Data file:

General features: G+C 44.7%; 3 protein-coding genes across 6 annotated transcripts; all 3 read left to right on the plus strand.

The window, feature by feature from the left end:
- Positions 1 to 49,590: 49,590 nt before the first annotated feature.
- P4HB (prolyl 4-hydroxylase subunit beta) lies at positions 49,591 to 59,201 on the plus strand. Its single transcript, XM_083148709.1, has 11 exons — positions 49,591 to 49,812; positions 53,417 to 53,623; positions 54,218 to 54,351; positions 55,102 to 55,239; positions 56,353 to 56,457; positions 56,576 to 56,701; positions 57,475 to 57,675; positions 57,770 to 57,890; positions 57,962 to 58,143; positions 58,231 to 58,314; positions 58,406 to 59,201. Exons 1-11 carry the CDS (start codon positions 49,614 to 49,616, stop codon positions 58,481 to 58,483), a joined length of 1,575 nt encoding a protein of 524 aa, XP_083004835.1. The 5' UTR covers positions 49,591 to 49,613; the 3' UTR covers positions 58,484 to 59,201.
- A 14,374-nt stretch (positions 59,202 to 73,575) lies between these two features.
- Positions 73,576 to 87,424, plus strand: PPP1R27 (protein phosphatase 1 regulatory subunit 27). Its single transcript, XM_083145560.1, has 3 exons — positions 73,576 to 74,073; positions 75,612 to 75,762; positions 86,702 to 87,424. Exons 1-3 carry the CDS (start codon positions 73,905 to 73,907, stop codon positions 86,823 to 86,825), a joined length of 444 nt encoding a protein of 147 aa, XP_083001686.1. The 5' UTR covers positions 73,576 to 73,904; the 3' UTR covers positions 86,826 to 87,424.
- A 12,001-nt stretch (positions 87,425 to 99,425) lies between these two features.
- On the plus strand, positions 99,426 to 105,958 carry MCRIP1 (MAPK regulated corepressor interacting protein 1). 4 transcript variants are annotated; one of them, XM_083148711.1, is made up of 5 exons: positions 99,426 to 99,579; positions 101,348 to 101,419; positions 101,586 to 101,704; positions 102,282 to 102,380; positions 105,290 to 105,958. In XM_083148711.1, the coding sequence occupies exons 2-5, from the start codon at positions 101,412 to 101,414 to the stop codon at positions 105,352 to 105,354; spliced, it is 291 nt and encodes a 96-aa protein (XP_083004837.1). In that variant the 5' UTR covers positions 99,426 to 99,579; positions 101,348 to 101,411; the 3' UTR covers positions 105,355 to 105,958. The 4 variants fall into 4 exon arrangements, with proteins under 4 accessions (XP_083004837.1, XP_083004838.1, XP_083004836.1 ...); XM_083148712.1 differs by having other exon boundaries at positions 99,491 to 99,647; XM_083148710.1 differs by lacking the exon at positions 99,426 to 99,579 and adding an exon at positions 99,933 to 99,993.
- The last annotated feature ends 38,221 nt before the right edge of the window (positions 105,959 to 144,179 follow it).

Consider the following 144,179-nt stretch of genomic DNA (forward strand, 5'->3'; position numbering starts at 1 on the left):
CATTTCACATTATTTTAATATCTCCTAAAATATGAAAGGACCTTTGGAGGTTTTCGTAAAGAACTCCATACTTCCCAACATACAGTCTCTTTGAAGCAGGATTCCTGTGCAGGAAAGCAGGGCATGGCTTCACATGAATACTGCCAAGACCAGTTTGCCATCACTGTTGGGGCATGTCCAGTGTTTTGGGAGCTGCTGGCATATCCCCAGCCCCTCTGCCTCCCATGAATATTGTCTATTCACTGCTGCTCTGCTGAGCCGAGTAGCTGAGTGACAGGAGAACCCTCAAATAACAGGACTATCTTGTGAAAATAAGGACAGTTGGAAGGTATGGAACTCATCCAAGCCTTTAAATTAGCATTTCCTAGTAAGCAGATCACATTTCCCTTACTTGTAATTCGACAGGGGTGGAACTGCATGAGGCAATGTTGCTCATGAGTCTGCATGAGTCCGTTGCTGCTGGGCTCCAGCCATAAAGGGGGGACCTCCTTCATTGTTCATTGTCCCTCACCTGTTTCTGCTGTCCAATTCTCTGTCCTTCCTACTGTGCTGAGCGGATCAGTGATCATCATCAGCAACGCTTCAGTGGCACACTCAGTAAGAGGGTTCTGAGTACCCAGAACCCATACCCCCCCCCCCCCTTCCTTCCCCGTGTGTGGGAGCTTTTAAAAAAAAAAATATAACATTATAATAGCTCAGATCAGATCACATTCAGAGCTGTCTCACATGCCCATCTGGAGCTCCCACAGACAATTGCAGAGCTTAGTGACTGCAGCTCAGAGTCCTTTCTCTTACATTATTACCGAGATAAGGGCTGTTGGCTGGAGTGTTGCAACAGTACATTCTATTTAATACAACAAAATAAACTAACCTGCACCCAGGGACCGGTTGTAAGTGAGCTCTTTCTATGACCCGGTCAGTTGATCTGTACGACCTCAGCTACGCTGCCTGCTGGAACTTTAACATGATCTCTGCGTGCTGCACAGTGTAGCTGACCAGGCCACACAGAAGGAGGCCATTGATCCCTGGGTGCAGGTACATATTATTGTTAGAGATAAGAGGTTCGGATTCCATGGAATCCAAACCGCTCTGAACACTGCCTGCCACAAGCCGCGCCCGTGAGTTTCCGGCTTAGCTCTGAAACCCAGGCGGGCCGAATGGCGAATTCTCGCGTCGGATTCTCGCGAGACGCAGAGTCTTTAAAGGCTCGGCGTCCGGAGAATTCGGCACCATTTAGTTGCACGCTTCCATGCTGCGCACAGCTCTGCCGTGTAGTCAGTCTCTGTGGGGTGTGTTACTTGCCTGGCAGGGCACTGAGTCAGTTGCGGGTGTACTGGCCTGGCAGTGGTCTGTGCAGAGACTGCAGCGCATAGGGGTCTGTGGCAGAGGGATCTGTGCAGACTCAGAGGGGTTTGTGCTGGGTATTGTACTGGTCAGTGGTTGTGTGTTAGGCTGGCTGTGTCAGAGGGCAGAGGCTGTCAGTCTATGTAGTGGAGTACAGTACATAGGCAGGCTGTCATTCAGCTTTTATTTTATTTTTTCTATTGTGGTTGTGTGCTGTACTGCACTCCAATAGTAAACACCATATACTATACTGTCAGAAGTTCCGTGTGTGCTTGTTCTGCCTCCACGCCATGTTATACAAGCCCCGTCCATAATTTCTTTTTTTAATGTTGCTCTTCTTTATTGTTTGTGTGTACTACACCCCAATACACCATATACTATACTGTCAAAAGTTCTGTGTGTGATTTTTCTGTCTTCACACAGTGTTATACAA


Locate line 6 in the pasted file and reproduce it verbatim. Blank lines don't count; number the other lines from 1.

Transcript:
- Positions 73,576 to 87,424, plus strand: PPP1R27 (protein phosphatase 1 regulatory subunit 27). Its single transcript, XM_083145560.1, has 3 exons — positions 73,576 to 74,073; positions 75,612 to 75,762; positions 86,702 to 87,424. Exons 1-3 carry the CDS (start codon positions 73,905 to 73,907, stop codon positions 86,823 to 86,825), a joined length of 444 nt encoding a protein of 147 aa, XP_083001686.1. The 5' UTR covers positions 73,576 to 73,904; the 3' UTR covers positions 86,826 to 87,424.